Community News

The Love Letter is alive and well

A survey of more than 1200 Australians has revealed that over 70 per cent have written a love letter to show they care, resounding evidence, that in spite of the rise of new technology, a good old-fashioned love letter still has its place in society.
“We conducted the survey in partnership with online dating sites, RSVP and Oasis.com, to investigate how Aussies are communicating with their partners both on and off-line.  What we discovered blew us away,” said Ms Barbara Oliver, marketing manager, Pilot Pen Australia.
“We expected to find that new technology had overtaken more traditional forms of communication such as hand writing love letters and notes, particularly amongst younger people; yet 50 per cent of 18-30 year olds have written a love letter and over 65 per cent have received one.
We anticipated launching a campaign to bring back the love letter – now we know that the love letter is officially alive and well – a very heart-warming finding just in time for Valentine’s Day!” she said.
Over 80 per cent of those surveyed said that the love letter has a place in today’s busy society, with the majority saying that the love letter is romantic and it shows your loved one you have taken the time to think about them.  20 per cent said it was a lovely way to communicate your feelings and 16 per cent said it allows you to say things you don’t feel comfortable saying in person.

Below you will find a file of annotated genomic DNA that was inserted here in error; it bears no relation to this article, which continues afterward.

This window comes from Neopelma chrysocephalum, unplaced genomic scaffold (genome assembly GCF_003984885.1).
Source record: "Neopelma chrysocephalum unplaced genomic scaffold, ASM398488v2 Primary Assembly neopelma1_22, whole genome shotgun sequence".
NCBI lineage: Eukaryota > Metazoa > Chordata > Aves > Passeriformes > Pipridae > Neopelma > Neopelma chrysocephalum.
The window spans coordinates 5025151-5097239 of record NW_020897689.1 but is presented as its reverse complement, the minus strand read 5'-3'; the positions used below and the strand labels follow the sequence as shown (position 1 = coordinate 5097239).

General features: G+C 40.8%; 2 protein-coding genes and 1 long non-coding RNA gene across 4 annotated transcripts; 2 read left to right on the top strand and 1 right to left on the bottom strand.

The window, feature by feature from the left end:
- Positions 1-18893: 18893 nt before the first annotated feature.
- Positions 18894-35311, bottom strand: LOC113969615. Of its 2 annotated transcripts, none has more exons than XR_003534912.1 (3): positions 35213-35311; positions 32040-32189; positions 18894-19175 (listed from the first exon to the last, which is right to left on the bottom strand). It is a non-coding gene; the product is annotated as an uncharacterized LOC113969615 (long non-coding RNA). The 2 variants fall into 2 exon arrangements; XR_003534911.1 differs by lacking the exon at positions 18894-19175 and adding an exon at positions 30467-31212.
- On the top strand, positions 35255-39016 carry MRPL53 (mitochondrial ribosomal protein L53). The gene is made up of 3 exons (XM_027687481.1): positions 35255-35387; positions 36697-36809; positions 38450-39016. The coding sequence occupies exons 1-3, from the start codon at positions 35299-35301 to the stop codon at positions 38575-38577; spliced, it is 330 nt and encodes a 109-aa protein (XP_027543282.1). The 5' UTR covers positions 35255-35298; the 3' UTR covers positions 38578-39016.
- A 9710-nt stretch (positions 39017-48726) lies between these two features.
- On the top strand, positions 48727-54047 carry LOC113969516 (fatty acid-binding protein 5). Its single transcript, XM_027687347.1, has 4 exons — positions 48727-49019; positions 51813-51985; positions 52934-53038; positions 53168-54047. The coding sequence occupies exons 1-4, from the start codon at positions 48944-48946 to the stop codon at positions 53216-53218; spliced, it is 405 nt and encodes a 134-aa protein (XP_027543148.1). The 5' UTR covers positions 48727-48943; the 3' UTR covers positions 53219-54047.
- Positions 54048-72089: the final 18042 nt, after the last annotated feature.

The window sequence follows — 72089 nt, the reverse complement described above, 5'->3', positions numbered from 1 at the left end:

Psychologist and RSVP Dating and Relationship expert John Aiken said he wasn’t surprised by the survey findings.
“Communication is the key to a great relationship, and there is something very personal and intimate about communicating with a loved one via a hand written letter that shares your feelings with honesty and integrity.  A love letter is a great way to build trust,” he said.
This was borne out by the survey which showed that 59.21 per cent said that the most important factor in building and maintaining a great relationship was communication.  Trust followed closely behind at 30 per cent.
When spending time apart, talking on the telephone is the most preferred method of communicating with loved ones, particularly amongst the 50 plus age group (54 per cent).  Younger people aged 18-30 prefer texting (30 per cent) because it’s ‘short and sweet’.
Just 16 per cent of respondents said that the love letter has no place in modern society.  Of these, the majority (40 per cent) said that new technology is quicker and more efficient.  Over a quarter said a text or email is just as romantic as a hand written note and 20 per cent said that no-one has the time to write letters these days.
“There is definitely a leaning towards texting amongst younger people than in the older age group, which is to be expected, however the survey also shows that all Australians, whether old or young, are romantics at heart who love to celebrate Valentine’s Day,” said John.
The beauty of a hand written love letter is that it can be kept and cherished, giving long lasting, heart-warming memories of your love that can be re-visited for many years to come.

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